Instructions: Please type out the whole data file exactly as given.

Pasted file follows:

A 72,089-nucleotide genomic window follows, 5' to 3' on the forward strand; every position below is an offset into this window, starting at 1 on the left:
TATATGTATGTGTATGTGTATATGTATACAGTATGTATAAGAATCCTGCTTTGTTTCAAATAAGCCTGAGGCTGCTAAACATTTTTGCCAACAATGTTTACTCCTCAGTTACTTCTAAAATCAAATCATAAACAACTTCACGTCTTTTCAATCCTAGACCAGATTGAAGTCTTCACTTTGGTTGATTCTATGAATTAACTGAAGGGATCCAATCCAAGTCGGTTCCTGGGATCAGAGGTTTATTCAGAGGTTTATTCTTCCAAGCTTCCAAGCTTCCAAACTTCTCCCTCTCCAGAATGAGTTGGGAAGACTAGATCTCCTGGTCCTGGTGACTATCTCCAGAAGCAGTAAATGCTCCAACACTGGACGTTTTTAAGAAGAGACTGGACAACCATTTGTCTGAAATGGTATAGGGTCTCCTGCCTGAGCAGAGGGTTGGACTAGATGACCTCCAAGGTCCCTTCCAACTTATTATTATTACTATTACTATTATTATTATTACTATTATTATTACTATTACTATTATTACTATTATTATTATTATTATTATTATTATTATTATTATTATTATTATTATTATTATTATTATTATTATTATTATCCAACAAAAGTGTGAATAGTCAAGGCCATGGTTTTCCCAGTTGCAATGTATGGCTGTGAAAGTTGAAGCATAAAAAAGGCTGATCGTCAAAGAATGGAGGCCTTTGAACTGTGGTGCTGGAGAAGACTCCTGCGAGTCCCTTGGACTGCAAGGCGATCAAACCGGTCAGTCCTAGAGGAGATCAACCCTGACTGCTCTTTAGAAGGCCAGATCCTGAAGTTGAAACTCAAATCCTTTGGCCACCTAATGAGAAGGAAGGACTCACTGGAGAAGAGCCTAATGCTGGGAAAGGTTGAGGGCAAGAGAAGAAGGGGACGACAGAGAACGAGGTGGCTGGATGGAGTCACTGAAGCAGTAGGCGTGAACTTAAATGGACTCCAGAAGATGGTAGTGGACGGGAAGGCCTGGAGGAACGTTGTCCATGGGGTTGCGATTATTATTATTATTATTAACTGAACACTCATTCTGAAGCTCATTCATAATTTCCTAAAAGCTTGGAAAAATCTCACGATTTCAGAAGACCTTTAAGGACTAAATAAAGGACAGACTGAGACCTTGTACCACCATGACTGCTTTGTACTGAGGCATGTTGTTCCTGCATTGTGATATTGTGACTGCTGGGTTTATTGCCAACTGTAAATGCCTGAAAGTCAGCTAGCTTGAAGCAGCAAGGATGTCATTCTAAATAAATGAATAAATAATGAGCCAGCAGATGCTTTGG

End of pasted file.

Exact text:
A 72,089-nucleotide genomic window follows, 5' to 3' on the forward strand; every position below is an offset into this window, starting at 1 on the left:
TATATGTATGTGTATGTGTATATGTATACAGTATGTATAAGAATCCTGCTTTGTTTCAAATAAGCCTGAGGCTGCTAAACATTTTTGCCAACAATGTTTACTCCTCAGTTACTTCTAAAATCAAATCATAAACAACTTCACGTCTTTTCAATCCTAGACCAGATTGAAGTCTTCACTTTGGTTGATTCTATGAATTAACTGAAGGGATCCAATCCAAGTCGGTTCCTGGGATCAGAGGTTTATTCAGAGGTTTATTCTTCCAAGCTTCCAAGCTTCCAAACTTCTCCCTCTCCAGAATGAGTTGGGAAGACTAGATCTCCTGGTCCTGGTGACTATCTCCAGAAGCAGTAAATGCTCCAACACTGGACGTTTTTAAGAAGAGACTGGACAACCATTTGTCTGAAATGGTATAGGGTCTCCTGCCTGAGCAGAGGGTTGGACTAGATGACCTCCAAGGTCCCTTCCAACTTATTATTATTACTATTACTATTATTATTATTACTATTATTATTACTATTACTATTATTACTATTATTATTATTATTATTATTATTATTATTATTATTATTATTATTATTATTATTATTATTATTATTATTATCCAACAAAAGTGTGAATAGTCAAGGCCATGGTTTTCCCAGTTGCAATGTATGGCTGTGAAAGTTGAAGCATAAAAAAGGCTGATCGTCAAAGAATGGAGGCCTTTGAACTGTGGTGCTGGAGAAGACTCCTGCGAGTCCCTTGGACTGCAAGGCGATCAAACCGGTCAGTCCTAGAGGAGATCAACCCTGACTGCTCTTTAGAAGGCCAGATCCTGAAGTTGAAACTCAAATCCTTTGGCCACCTAATGAGAAGGAAGGACTCACTGGAGAAGAGCCTAATGCTGGGAAAGGTTGAGGGCAAGAGAAGAAGGGGACGACAGAGAACGAGGTGGCTGGATGGAGTCACTGAAGCAGTAGGCGTGAACTTAAATGGACTCCAGAAGATGGTAGTGGACGGGAAGGCCTGGAGGAACGTTGTCCATGGGGTTGCGATTATTATTATTATTATTAACTGAACACTCATTCTGAAGCTCATTCATAATTTCCTAAAAGCTTGGAAAAATCTCACGATTTCAGAAGACCTTTAAGGACTAAATAAAGGACAGACTGAGACCTTGTACCACCATGACTGCTTTGTACTGAGGCATGTTGTTCCTGCATTGTGATATTGTGACTGCTGGGTTTATTGCCAACTGTAAATGCCTGAAAGTCAGCTAGCTTGAAGCAGCAAGGATGTCATTCTAAATAAATGAATAAATAATGAGCCAGCAGATGCTTTGG